Yoga for Pain Relief – Managing and Preventing Sciatica

Doug Keller is a yoga therapist, author, and a lifelong yogi. He has spent most of his life studying in a wide range of yoga systems including Iyengar Yoga, Ashtanga Yoga, Anusara and many other systems. Doug combines his yoga background with extensive knowledge of Western anatomy. As a result, Doug is known for his brilliant teaching style, which offers one of the most insightful and comprehensive approaches to the practice of yoga.

In this interview with YogaUOnline, Doug discusses how yoga might help with some of the most common pain issues affecting a large percentage of people, i.e. sciatica and back pain.

YogaUOnline: Eight out of ten people are likely to experience back pain in their life.  When it comes to sciatica, the number is equally high: one out of two people.  Why are back pain and sciatica so common?

Doug Keller: It has to do with our structure and the challenges of standing on two legs instead of being quadrupeds. People have been dealing with it for a long time and doctors have tried everything from leeches to balms and injections. Even today, there are few good solutions.

Sciatica is complicated because it describes a pain pattern, but the pain pattern can have multiple causes at the same time. It can be related to low back and spine issues; it can be related to sacroiliac issues; it can be related to muscular tension, especially in the piriformis, but other muscles are involved, too.

Sciatica often arises when the sciatic nerve gets affected by the muscles around it. The sciatic nerve is the longest nerve in the body; it runs from your lower back all the way down to your feet and it can get stuck in the muscles or the fascia in different ways.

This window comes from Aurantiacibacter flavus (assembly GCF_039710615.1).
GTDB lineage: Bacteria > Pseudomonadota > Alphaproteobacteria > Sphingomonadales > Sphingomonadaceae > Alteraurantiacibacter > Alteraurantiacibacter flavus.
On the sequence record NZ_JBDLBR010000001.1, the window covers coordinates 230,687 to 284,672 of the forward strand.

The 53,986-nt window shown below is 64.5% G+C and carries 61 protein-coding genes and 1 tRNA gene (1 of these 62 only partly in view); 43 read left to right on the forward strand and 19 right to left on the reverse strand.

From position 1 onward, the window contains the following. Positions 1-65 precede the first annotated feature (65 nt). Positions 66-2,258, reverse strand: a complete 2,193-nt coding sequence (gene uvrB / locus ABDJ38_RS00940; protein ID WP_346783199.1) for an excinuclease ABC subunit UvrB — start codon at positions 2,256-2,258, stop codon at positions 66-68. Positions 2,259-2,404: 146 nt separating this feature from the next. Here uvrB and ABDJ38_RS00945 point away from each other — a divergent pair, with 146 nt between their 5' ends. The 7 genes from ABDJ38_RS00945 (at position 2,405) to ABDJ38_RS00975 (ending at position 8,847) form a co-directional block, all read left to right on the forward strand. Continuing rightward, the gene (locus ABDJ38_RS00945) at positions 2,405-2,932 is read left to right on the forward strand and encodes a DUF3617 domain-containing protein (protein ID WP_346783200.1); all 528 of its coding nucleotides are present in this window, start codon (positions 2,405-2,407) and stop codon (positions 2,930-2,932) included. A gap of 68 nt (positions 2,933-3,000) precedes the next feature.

There are actually a number of approaches to working with sciatic pain and you’ll often find one approach works better than the others. If we get fixated on just one approach that doesn’t work for everybody, it’s harder to handle the problem.

But it is a pain that ranges from being simply annoying to debilitating. For some people it hurts so much in the hip, it radiates into the buttocks or down into the leg and for other people, they can’t function. It often gets worse from sitting for long periods of time, but things like how we stand can strain the muscles as well. 

YogaUOnline: Yes. How would a person with back pain suspect it is sciatica and not just regular “back pain”?

Doug Keller: When it is sciatic pain, the pain might be felt in the back, but it also tends to radiate down into the buttocks or even down into the leg, sometimes all the way to the foot. If it’s localized to the low back or just the sacroiliac joint, it’s less likely to be a sciatic pain, because the pain is linked to the path of the sciatic nerve down to the buttock and the hip.

Sciatic pain is often characterized by a sharp electric or shocking shooting pain that both radiates and shoots down through the leg. There are also specific actions that tend to stimulate the pain. If it’s dull pain that’s persistent and it doesn’t radiate down through the limbs, then it’s a less likely that it’s sciatica. Though as always, things can come together. It’s often a combination of what’s going on in the back and what’s going on with the sciatic nerve.

YogaUOnline: There’s a great deal of interest in whether or not yoga can help with back pain either for people already suffering from back pain or wanting to prevent back pain. What’s the case with sciatica? Do we have any indications that yoga can help prevent it or relieve the condition?

Doug Keller: Well, there are many different factors involved in sciatica. When it has to do with the low back, it can be problems of infection, inflammation, cysts, in some cases, tumors. It can also be affected by pregnancy.

However, there are a number of things you can do to alleviate sciatic pain, including toning the core and working with stabilizing the sacrum. Though it’s not an overall cure, it can help prevent or relieve sciatic pain.

When the pain comes down to the hip and the legs, there’s a lot more that we can do for it in that case because it has to do with the fascia and the muscles. That is often linked to inaction, i.e. from not from using the muscles or sitting for long periods of time. There’s a lot we can do to relieve sciatic pain in that case.

Also, exercise caution during yoga poses.  If done too strongly, some of the standard or old school adjustments can actually cause or aggravate sciatic pain.

There are also structural factors in the body, basic features about how we’re built that tend to aggravate sciatic pain in different ways.  About seventy percent more women than men experience appendicular sciatica, going from the buttock down through the hip and into the leg.